economic patriotism

Hey, Barack Obama, businesses are moving overseas because of a terrible tax climate made worse by you

There’s been a lot of talk lately from President Barack Obama and administration officials about “economic patriotism.” They say that corporations shouldn’t be allowed to move overseas to escape paying the corporate income tax.

“Even as corporate profits are higher than ever, there’s a small but growing group of big corporations that are fleeing the country to get out of paying taxes,” President Obama said at a stop in Los Angeles on Thursday. “They’re keeping, usually, their headquarters here in the U.S. They don’t want to give up the best universities and the best military and all the advantages of operating in the United States. They just don’t want to pay for it. So they’re technically renouncing their U.S. citizenship.”

Earlier this month, President Obama suggested that Congress (read: Republicans) lack “economic patriotism” to work with his administration on issues the country faces. Treasury Secretary Jack Lew dropped the same term in a letter to Senate Finance Committee Chairman Ron Wyden (D-OR) as he urged Congress to pass legislation to end corporate inversions.

“What we need as a nation is a new sense of economic patriotism, where we all rise or fall together. We know that the American economy grows best when the middle class participates fully and when the economy grows from the middle out,” Lew wrote in the letter to Wyden. “We should not be providing support for corporations that seek to shift their profits overseas to avoid paying their fair share of taxes.”

Hey, Leftists, “economic patriotism” should mean getting government out of the way for business owners to succeed

Business owners will do anything to make sure their businesses are successful.

A strong feeling of apathy, sometimes, is the natural consequence of having experienced too many obstacles in the process of getting your idea off the ground. Every now and then, would-be entrepreneurs become frustrated and walk away. Others end up looking for diverse, creative ways of getting around what they deem too complicated.

What all business owners have in common is the urge to make things happen: a kind of acute dedication harbored only by people fired up by a strong sense of purpose. They are everywhere, from your favorite food truck’s owner to Tesla Motors’ Elon Musk. They will go to great lengths to get things done.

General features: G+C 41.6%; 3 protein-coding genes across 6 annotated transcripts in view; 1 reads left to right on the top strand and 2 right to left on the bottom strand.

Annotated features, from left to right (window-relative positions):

While on my trip to Detroit for a series of panels and interviews facilitated by the Virginia-based Franklin Center, I had the opportunity to talk to the owner of a small tavern in the downtown area known as Greektown.

The Firebird Tavern, Tony Piraino said, had gone under a series of small changes to its structure to please the ever-changing city health codes. Every now and then, the city’s health inspector appears to come up with a new thing the owner must do to make sure the place is up to date with the local regulations if he wants to continue to operate legally.

The latest changes, however, cost Mr. Piranio a couple of thousands of dollars. A quantity of cash not all small business owners have at their disposal with ease. And what was so pressing that needed such an urgent change? The doors inside of the tavern, which is housed by a Victorian style building with creaky wooden floor and charming, thick, exposed brick walls, needed panic bars. Were the doors not opening and closing before that just with a slight push?

Today in Liberty: Obama’s Treasury secretary wants forced “economic patriotism,” Ted Cruz backs Justin Amash in Michigan primary

“People acting in their own self-interest is the fuel for all the discovery, innovation, and prosperity that powers the world.” — John Stossel

— Treasury secretary wants to force “patriotism”: Treasury Secretary Jack Lew has penned a letter to Senate Finance Committee Chairman Ron Wyden (D-OR) in which he called on Congress to pass legislation that would discourage American-owned businesses from moving their operations overseas to more friendly tax climates. “What we need as a nation is a new sense of economic patriotism, where we all rise or fall together. We know that the American economy grows best when the middle class participates fully and when the economy grows from the middle out,” Lew wrote in the letter to Wyden. “We should not be providing support for corporations that seek to shift their profits overseas to avoid paying their fair share of taxes. I hope that you will support these legislative initiatives to reverse the trend toward corporate inversions.” The U.S. has the highest marginal effect corporate income tax rate of any of the 33 member countries of the Organization for Economic Cooperation and Development (OECD), according to the Tax Foundation. That’s the reason why businesses are moving overseas. Corporate inversions “hollow out the U.S. corporate income tax base,” Lew says, which is the real reason why the Obama administration is trying to get Congress to act. Businesses act in their own self-interest, and there’s nothing wrong with that. They shouldn’t be compelled to stay in the U.S. by some Orwellian sense of “economic patriotism” when the problem here is a broken tax code that discourages investment.


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